UPDATE: Ott Asks DOJ For Review of Police Tactics

Request comes on heels of Jackson shooting death

UPDATE: In the wake of last month's police shooting death of Larry Eugene Jackson, City Manager Marc Ott said this afternoon that he has requested that the Department of Justice investigate Austin Police, to determine if their "tactics and practices" are consistent with department policies and with national best practices.

Ott said the shooting served to prompt the request for the review, but that his request should not be seen as denoting a "lack of faith in Chief [Art] Acevedo, his leadership team, or the men and women of the Austin Police Department," he said during an afternoon press conference at City Hall.

Jackson was killed by a single bullet fired from the gun of APD Detective Charles Kleinert during a scuffle under a bridge over Shoal Creek near West 34th Street on Friday afternoon, July 26. Kleinert had been inside a nearby Benchmark Bank conducting a follow-up investigation to an earlier, and unrelated, bank robbery when Jackson came to the bank's locked front door and tried to get inside. Unable to do so he left briefly before returning and again trying to enter the bank. The bank manager went out to talk to Jackson and found his behavior suspicious, which she in turn reported to Kleinert. Kleinert went outside to talk to Jackson, a conversation police say was caught on video; Jackson misidentified himself, police said, and then fled. Kleinert apparently believed Jackson intended to "defraud" the bank in some way, police said. The 19-year department veteran decided to give chase – including by commandeering a car and having a civilian drive him around looking for Jackson – and caught up with Jackson as the 32-year-old was walking along the sidewalk over Shoal Creek. The pair somehow got into an altercation beneath the bridge and Kleinert's gun fired – reportedly by accident – striking Jackson in the back of the neck, killing him.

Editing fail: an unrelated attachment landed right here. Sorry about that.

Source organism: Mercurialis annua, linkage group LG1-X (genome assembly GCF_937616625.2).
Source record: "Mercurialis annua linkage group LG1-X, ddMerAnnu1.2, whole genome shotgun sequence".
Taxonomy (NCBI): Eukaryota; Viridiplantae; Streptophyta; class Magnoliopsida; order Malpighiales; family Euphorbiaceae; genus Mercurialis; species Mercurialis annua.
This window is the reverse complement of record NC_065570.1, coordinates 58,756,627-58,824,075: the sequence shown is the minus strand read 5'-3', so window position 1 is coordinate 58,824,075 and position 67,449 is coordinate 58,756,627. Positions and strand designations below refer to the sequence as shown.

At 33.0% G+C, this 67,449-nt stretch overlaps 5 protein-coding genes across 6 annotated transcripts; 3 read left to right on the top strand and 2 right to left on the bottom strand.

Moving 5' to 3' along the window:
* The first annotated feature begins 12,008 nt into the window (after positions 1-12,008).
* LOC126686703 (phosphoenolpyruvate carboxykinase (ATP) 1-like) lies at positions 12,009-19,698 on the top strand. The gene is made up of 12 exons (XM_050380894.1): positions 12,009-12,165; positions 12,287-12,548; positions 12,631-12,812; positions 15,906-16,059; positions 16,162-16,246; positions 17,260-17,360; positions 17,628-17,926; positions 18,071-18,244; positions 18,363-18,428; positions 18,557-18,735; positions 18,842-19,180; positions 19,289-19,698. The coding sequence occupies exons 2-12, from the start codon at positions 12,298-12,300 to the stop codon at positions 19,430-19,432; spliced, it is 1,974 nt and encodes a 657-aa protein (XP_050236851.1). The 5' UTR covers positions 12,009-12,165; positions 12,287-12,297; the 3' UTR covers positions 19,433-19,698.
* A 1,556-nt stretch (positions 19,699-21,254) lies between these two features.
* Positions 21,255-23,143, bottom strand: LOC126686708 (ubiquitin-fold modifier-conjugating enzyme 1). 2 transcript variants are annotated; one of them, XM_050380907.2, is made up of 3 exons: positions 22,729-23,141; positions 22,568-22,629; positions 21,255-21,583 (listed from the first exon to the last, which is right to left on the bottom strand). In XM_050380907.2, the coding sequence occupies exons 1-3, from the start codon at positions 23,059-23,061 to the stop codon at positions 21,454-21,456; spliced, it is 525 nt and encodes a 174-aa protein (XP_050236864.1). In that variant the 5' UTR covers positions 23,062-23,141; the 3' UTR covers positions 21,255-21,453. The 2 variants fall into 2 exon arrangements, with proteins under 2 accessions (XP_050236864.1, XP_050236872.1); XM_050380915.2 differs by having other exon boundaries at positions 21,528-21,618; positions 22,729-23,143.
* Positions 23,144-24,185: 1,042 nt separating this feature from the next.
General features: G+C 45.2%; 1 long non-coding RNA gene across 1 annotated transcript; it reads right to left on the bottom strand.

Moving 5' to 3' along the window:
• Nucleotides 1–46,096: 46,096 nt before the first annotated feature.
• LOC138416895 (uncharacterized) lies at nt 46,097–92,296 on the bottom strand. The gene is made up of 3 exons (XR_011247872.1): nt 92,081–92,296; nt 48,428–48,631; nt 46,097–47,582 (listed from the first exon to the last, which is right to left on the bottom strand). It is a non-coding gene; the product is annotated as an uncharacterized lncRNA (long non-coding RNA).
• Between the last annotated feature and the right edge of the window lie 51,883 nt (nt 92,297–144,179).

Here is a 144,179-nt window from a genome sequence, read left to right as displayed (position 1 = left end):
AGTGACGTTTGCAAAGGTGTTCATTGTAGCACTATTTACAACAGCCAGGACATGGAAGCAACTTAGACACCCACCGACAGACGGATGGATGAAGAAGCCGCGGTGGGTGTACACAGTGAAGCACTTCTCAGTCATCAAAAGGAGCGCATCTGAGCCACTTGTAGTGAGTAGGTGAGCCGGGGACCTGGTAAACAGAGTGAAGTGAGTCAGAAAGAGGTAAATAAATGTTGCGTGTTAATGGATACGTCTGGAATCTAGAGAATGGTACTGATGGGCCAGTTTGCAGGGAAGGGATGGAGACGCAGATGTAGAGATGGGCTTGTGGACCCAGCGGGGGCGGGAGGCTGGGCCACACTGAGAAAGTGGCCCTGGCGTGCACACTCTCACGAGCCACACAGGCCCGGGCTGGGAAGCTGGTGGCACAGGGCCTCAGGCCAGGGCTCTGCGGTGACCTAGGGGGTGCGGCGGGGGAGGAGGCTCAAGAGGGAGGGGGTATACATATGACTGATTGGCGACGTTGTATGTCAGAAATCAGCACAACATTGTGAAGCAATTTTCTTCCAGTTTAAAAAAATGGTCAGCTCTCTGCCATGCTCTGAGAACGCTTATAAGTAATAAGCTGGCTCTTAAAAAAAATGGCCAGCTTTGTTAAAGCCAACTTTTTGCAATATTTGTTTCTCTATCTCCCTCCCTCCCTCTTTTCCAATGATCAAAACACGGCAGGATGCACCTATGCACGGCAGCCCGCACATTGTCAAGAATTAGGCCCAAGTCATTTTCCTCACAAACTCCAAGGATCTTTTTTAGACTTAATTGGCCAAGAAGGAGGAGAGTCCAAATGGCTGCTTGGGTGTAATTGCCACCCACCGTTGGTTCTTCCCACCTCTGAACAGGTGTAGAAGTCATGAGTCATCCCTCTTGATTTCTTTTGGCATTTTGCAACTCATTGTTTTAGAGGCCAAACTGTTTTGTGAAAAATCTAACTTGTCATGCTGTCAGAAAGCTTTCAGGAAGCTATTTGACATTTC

Ott's announcement comes on the heels of a similar request made of the DOJ by the Texas Civil Rights Project and Austin NAACP. The two groups first requested the DOJ investigate APD's use of force back in 2004. The agency agreed to do so in 2007; a year later the feds came back with a list of recommendations for improvement – many involving police policies and reporting procedures. The APD embraced the suggestions and in 2011 the DOJ official closed its inquiry. In the wake of Jackson's shooting death, on top of other troubling use-of-force instances cited in a letter to DOJ written by TCRP Director Jim Harrington, TCRP and NAACP have asked that DOJ reopen its inquiry.